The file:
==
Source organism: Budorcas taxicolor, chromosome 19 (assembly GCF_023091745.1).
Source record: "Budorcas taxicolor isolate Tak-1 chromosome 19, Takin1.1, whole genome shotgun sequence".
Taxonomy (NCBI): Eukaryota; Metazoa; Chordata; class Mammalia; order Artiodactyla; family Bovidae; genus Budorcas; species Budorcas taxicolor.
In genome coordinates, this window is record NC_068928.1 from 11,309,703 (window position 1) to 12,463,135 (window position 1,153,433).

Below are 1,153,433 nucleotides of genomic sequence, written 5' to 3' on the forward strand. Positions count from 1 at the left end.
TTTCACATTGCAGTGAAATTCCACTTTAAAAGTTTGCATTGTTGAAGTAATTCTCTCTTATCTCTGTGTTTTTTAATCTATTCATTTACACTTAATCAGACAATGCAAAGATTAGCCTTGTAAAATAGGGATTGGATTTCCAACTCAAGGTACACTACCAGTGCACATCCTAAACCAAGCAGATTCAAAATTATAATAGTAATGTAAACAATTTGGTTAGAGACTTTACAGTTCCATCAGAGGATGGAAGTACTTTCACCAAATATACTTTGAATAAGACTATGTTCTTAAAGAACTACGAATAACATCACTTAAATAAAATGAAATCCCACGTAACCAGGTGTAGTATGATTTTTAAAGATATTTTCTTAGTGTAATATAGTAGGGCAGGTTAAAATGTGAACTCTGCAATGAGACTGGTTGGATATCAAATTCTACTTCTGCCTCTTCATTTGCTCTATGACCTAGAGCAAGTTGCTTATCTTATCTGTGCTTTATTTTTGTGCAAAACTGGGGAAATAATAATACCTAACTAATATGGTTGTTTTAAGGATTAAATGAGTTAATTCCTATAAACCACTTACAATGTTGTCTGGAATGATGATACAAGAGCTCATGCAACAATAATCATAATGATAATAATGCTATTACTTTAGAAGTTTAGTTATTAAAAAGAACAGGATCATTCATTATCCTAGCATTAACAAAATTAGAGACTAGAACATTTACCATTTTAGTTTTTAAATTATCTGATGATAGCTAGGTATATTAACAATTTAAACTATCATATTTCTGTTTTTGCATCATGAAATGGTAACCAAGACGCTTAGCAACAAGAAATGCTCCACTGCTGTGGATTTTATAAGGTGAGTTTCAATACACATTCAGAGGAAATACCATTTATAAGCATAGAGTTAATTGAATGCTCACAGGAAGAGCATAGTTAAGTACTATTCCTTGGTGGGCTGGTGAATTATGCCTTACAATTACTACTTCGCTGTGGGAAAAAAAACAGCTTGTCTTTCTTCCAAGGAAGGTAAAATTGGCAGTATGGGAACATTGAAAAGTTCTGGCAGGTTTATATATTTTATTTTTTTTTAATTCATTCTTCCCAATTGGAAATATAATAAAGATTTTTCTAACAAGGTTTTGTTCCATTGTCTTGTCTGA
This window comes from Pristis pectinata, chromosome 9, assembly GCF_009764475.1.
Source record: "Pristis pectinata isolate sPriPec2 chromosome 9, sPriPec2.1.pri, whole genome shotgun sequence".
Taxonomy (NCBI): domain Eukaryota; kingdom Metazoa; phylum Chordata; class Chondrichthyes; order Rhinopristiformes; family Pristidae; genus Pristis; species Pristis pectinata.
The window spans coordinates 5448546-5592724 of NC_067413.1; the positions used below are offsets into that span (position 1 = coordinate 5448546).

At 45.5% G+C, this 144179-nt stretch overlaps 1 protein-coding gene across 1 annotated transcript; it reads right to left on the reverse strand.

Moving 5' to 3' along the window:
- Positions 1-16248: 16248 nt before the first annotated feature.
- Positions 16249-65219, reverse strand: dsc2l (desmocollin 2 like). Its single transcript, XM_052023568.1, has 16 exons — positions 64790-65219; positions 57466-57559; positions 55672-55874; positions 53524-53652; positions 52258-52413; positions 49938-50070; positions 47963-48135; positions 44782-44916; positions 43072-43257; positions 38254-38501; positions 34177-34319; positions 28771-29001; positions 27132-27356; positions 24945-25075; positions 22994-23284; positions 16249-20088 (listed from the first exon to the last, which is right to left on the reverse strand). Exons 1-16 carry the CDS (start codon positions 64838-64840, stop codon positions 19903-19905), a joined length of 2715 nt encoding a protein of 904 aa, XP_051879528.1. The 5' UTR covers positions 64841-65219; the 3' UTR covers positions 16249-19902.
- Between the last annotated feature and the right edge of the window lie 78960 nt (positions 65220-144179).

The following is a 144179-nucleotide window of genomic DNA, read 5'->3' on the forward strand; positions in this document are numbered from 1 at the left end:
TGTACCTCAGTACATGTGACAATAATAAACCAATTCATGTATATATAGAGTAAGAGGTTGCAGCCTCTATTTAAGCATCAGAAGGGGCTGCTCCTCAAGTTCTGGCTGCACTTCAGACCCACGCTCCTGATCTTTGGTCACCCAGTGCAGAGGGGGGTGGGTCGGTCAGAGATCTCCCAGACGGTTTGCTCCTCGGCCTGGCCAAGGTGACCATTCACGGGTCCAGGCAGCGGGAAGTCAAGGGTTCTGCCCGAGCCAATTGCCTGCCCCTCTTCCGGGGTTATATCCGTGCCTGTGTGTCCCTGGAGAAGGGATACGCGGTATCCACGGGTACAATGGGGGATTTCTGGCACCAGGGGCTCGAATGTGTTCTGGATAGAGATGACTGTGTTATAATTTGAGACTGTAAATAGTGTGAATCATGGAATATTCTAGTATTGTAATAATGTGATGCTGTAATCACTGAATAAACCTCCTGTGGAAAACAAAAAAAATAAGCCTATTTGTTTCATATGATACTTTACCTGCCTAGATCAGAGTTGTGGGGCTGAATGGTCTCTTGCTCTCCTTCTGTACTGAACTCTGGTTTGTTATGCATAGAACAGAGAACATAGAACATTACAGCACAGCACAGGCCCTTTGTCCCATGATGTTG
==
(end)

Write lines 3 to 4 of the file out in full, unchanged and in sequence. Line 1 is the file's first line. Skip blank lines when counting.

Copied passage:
Taxonomy (NCBI): Eukaryota; Metazoa; Chordata; class Mammalia; order Artiodactyla; family Bovidae; genus Budorcas; species Budorcas taxicolor.
In genome coordinates, this window is record NC_068928.1 from 11,309,703 (window position 1) to 12,463,135 (window position 1,153,433).